BioDrugs

, Volume 15, Issue 3, pp 185–198 | Cite as

What are the Alternatives to Increasing Inhaled Corticosteroids for the Long Term Control of Asthma?

  • Patrick Flood-Page
  • Neil C. Barnes
Therapy in Practice

Abstract

The Global Initiative for Asthma (GINA) guidelines stated the therapeutic goals for the management of asthma and, through a stepwise approach to treatment, defined the various grades of asthma severity and the therapeutic options available to the clinician at each step. This article considers the options at step 3; the management of a patient with poorly controlled asthma who is already taking low-dose inhaled corticosteroids.

Before considering a change in therapy, the clinician should rule out alternative diagnoses, confirm compliance with treatment, explore potential exacerbants in the patient’s environment and, where possible, remove them. If a change in medication is necessary, the choice of drug will depend on the therapeutic goal that needs to be achieved. If the most important goal is the control of symptoms and optimisation of lung function, most studies support the addition of a long-acting β2-agonist to low dose inhaled corticosteroids. If recurrent severe exacerbations are a major feature of the poor control, increasing the dosage of inhaled corticosteroids may be most effective. The addition of a leukotriene antagonist may be the best choice if exercise-induced symptoms are prominent or in the setting of aspirin-sensitive asthma.

General recommendations supported by the findings of large therapeutic trials do not allow for significant variability in the individual response to a particular drug. Receptor polymorphisms have recently been discovered that may account for variability in the response to β2-agonists and leukotriene receptor antagonists. However, until more is known about the reasons behind this variability, a therapeutic trial may be the most effective way of determining the best drug for an individual patient.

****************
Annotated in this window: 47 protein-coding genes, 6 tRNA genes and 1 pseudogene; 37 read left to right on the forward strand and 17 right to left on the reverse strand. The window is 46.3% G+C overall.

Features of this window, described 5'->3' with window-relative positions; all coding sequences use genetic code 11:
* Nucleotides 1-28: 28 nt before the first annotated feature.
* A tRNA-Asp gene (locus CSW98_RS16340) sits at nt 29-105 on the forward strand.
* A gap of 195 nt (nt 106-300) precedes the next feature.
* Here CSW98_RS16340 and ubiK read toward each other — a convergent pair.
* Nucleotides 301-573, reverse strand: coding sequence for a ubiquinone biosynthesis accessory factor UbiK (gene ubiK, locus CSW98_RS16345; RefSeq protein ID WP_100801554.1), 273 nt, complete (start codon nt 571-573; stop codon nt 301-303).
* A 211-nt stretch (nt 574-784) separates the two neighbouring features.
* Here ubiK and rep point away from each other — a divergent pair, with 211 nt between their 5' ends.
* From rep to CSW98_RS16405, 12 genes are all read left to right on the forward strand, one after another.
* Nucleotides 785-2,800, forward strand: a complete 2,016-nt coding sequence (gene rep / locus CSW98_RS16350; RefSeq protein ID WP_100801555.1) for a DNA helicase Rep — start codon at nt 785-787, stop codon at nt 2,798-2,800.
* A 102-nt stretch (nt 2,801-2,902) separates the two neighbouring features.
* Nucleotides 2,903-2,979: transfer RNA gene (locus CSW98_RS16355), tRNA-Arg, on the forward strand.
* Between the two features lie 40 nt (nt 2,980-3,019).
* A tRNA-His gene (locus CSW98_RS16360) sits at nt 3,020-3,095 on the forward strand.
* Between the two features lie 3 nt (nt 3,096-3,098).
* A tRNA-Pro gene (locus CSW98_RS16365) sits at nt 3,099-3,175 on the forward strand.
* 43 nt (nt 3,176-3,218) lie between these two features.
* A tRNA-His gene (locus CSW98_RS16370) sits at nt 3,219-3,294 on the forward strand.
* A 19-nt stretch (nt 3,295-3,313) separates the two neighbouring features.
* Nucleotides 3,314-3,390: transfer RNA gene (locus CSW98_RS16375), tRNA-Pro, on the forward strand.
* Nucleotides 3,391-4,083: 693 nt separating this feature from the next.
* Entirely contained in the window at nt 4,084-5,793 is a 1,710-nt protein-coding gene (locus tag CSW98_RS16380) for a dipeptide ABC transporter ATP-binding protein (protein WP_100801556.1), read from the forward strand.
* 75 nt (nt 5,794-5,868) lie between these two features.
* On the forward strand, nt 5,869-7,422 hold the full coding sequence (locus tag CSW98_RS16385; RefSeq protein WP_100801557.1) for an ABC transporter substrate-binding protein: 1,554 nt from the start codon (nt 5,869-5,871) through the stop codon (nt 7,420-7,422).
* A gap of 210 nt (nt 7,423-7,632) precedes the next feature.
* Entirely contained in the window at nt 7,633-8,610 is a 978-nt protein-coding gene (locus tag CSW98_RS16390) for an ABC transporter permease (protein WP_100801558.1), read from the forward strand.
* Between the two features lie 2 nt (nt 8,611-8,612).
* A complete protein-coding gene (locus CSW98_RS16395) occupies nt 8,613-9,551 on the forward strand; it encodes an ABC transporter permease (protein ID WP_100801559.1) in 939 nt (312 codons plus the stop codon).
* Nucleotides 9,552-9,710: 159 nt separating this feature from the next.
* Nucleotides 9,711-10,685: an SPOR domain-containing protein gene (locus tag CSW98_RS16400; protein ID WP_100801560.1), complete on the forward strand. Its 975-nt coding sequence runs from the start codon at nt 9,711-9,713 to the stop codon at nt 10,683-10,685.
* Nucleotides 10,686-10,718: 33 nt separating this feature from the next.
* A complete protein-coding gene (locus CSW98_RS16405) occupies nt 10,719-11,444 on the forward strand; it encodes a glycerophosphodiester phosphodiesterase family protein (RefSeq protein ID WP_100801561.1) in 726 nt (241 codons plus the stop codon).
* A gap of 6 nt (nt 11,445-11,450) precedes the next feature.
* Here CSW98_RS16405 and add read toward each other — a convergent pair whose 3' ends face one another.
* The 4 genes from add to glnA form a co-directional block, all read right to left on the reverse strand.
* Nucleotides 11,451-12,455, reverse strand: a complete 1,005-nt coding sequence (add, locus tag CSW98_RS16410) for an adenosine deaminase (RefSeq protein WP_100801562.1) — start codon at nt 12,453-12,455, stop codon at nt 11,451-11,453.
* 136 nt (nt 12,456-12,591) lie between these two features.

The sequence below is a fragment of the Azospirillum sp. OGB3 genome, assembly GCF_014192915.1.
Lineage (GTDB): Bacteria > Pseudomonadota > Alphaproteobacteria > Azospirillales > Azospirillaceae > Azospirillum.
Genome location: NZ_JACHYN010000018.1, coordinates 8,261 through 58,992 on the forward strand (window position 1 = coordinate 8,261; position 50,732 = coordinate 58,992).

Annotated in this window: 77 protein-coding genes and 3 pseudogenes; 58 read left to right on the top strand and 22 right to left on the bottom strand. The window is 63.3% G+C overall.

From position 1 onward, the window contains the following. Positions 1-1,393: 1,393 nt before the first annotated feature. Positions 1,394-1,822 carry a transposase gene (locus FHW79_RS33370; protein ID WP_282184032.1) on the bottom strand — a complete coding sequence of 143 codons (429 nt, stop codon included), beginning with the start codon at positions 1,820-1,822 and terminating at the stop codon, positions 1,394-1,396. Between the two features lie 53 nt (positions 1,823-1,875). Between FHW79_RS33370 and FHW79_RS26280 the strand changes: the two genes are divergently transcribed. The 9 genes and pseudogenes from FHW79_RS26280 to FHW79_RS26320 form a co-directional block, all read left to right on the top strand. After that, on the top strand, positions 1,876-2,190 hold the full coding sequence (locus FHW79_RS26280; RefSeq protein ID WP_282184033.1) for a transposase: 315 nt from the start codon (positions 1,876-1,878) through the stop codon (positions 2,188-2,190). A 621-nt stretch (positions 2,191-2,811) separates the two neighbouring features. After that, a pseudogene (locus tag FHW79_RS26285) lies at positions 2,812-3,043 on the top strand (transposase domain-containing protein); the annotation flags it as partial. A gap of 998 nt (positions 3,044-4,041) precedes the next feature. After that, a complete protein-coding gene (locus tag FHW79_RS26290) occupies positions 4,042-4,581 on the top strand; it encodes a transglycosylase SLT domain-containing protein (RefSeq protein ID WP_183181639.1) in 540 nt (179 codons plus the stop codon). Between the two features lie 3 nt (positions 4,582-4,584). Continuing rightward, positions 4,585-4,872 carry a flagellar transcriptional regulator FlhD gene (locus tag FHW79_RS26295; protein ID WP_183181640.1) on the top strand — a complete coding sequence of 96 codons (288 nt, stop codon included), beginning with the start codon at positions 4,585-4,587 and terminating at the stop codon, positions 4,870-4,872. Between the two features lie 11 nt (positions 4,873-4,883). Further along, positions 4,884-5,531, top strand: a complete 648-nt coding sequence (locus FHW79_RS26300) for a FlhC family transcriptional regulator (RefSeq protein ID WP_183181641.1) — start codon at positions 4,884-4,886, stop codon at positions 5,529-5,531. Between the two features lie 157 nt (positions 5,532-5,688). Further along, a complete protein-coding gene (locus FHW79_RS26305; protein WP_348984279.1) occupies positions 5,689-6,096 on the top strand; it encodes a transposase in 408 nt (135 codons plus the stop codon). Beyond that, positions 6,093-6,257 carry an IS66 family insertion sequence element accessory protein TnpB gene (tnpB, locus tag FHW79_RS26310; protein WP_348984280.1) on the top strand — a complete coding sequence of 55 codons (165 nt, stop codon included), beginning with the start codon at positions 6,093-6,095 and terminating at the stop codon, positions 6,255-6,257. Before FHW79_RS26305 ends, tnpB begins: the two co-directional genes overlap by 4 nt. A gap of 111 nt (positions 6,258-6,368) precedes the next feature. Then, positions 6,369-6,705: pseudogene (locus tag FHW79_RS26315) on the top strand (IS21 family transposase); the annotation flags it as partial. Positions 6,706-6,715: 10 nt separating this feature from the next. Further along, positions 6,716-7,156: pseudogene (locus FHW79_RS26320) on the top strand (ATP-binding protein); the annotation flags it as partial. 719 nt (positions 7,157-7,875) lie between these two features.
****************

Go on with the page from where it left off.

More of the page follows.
One of the key developments in asthma over the past decade has been the acceptance of the concept of asthma as a chronic inflammatory disorder of the airways. However, the long term significance of this inflammation is not clear and the importance of control of inflammation beyond the suppression of symptoms, reduction of exacerbation frequency and the optimisation of lung function has not been established.

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Copyright information

© Adis International Limited 2001

Authors and Affiliations

  • Patrick Flood-Page
    • 1
  • Neil C. Barnes
    • 1
  1. 1.London Chest HospitalThe Royal Hospitals NHS TrustLondonEngland

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